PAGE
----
A mobility wet room can be a fantastic feature to add to any house, and when it’s to improve the life for someone with mobility difficulties, it can make a hugely positive impact.
But before going ahead and ordering your wet room, there are some things to consider first.
Here are some key considerations:
Perhaps one of the first considerations should be just where your wet room should be located in your house.
While the initial temptation will be to simply replace your existing bathroom, you should think about the bigger picture.
Will your existing bathroom offer the access required for the person(s) using the wet room?
Also, the location will play a key part in most of the other considerations that we will cover.
Size & Layout
Carrying on from the location consideration, you’ll need to make sure that your new wet room has all of the space required for it to be functional and efficient.
Think about shower, toilet, basin, handles/handrails and even things such as towel rails.
You may also need to factor in elements such as mobility hoists depending on who is using the wet room.
One of the key aspects of a successful wet room is the drainage capabilities.
When decided on where your wet room is and how it will be constructed, it’s important to factor in where the drainage will go and how it will work.
Typically, there will be one drain in the room with a slight fall allowing water to run to it.
Beneath the floor, a waste water pipe will then need to take the drained water away.
This pipe needs to have a fall of at least 1:40, so make sure your proposed room location would allow for this to be built-in without hampering accessibility.
Wet Room Flooring
Another important thing to consider is what type of flooring you will use?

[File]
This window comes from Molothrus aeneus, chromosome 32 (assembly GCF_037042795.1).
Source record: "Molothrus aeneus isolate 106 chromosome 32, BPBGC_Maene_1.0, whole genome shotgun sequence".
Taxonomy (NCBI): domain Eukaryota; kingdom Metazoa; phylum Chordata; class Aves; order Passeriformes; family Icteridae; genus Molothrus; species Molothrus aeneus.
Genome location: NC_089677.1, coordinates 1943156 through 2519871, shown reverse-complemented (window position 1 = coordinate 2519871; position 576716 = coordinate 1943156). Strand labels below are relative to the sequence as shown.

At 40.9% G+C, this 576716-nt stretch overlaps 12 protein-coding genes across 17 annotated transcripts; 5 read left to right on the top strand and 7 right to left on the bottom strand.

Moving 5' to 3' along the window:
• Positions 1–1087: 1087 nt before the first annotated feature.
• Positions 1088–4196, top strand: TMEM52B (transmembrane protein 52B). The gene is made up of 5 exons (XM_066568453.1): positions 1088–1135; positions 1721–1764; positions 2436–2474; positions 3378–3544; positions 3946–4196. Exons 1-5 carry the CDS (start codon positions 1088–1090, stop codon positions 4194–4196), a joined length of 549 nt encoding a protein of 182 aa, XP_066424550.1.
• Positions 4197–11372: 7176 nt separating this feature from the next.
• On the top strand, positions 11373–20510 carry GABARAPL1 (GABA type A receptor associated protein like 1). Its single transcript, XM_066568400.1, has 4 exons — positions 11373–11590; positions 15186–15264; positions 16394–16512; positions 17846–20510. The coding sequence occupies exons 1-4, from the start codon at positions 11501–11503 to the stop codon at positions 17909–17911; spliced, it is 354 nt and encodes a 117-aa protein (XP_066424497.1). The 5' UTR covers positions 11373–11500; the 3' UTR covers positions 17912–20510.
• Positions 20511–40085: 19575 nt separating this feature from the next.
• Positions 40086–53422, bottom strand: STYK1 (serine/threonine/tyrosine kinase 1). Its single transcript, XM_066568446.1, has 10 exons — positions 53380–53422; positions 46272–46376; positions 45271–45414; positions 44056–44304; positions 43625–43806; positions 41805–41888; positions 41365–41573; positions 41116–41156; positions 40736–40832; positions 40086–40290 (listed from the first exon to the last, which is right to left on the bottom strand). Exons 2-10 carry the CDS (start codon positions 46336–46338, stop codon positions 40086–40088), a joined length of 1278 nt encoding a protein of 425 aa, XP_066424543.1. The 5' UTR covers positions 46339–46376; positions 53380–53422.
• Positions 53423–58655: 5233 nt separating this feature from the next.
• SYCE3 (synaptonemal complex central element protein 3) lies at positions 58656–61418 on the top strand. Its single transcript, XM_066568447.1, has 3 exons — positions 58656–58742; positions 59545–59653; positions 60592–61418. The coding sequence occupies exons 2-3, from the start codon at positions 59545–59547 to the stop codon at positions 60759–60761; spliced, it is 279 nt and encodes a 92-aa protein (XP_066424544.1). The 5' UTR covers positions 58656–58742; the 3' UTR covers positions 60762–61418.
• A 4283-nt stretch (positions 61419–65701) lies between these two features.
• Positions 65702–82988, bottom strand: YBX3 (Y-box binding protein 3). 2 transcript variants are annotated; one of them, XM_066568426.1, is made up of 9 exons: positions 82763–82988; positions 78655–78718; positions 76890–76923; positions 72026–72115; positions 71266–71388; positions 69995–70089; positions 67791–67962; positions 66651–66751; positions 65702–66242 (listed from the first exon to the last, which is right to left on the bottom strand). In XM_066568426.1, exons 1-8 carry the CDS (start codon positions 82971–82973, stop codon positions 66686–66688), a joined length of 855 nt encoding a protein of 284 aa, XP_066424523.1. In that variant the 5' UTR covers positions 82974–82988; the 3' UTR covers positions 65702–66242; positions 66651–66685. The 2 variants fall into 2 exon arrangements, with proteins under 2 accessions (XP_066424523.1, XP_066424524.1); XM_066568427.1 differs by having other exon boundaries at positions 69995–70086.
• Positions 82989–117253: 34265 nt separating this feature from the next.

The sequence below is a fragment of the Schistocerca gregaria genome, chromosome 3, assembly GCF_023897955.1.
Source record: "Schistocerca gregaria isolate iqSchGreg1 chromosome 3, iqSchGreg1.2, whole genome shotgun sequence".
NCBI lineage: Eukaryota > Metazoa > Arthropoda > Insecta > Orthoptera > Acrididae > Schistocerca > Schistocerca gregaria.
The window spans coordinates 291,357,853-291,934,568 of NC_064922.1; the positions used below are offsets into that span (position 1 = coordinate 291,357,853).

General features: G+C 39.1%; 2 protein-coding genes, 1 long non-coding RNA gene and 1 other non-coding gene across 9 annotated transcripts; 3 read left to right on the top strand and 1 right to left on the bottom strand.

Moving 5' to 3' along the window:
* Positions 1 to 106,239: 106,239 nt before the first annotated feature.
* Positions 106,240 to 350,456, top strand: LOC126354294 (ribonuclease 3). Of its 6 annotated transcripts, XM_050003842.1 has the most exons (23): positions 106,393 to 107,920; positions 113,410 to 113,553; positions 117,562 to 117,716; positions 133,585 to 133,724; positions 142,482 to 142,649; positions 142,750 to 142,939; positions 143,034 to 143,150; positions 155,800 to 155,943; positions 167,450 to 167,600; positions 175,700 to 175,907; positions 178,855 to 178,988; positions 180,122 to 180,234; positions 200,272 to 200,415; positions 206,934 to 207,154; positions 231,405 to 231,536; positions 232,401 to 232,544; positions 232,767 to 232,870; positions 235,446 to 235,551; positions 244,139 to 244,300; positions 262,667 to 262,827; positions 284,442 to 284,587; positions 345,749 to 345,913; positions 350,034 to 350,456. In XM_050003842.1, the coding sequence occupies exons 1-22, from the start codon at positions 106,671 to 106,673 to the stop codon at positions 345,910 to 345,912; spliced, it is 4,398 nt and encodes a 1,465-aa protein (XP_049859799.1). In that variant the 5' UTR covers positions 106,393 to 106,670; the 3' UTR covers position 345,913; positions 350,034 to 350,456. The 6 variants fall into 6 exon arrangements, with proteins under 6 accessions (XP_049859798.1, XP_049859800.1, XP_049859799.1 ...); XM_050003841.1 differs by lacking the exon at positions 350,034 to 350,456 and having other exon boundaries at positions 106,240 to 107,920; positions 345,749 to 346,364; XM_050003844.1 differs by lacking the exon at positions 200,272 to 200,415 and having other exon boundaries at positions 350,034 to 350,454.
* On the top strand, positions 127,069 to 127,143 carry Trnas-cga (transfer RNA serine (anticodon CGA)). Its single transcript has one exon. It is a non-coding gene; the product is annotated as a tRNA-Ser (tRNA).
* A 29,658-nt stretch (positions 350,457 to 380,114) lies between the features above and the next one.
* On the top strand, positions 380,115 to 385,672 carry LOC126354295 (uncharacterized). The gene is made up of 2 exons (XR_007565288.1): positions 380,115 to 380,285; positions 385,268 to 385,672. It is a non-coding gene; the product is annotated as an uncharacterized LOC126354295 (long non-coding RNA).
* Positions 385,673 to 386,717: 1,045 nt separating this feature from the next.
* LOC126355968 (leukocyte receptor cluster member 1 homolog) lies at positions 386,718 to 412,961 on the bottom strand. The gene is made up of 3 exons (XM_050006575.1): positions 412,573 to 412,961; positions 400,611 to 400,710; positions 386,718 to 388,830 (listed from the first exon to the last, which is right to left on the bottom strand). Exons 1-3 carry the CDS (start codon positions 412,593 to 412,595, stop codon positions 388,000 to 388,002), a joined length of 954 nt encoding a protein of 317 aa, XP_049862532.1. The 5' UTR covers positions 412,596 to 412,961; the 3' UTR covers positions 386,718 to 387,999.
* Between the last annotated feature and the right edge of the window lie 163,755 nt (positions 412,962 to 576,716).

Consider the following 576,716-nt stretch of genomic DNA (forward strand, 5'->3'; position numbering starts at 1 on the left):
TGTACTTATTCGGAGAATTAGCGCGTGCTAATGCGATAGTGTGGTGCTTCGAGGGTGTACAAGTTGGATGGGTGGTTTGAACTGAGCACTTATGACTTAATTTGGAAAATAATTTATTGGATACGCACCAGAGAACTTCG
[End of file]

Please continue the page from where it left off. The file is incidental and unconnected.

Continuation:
Flooring for wet rooms is most commonly seen in two variations.
They are tiled and vinyl.
Vinyl are easy to install and highly slip resistant, however, they can look a little cold and industrial as they are often used in medical facilities and commercial properties.
Tiles offer a much wider choice but consider things such as slip resistance.
It’s vital that a bathroom built to help with mobility and accessibility does not introduce new risks to the user.
If your waterproofing is wrong in a wet room, then the entire project will be flawed.
Ensure that your plans, or those of the installer, include an impermeable membrane which covers the entire wet room area including at least a metre beyond the showering area.
Also, ensuring that all corners and joints are sealed is vital.
Finally, ventilation is very important in any bathroom, so getting it right in your new wet room should be a top priority.
A lack of ventilation can lead to mould and other bacteria forming, and with how wet rooms are designed, it’s really important to ensure every area that comes in to contact with moisture is well ventilated.
If you are planning on installing a mobility bathroom in your property, why not take advantage of our free home survey service. Simply call us today on 0151 525 3610 and we will take care of everything else!